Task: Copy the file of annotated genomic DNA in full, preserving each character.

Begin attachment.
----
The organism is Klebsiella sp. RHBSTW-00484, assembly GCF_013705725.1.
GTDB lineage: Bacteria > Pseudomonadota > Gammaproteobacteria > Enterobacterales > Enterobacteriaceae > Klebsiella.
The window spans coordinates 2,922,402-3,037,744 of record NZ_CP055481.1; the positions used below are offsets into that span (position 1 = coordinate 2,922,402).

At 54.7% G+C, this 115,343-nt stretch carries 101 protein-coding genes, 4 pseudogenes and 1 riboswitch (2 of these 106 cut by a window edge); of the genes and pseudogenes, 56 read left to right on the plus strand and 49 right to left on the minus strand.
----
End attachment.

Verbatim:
The organism is Klebsiella sp. RHBSTW-00484, assembly GCF_013705725.1.
GTDB lineage: Bacteria > Pseudomonadota > Gammaproteobacteria > Enterobacterales > Enterobacteriaceae > Klebsiella.
The window spans coordinates 2,922,402-3,037,744 of record NZ_CP055481.1; the positions used below are offsets into that span (position 1 = coordinate 2,922,402).

At 54.7% G+C, this 115,343-nt stretch carries 101 protein-coding genes, 4 pseudogenes and 1 riboswitch (2 of these 106 cut by a window edge); of the genes and pseudogenes, 56 read left to right on the plus strand and 49 right to left on the minus strand.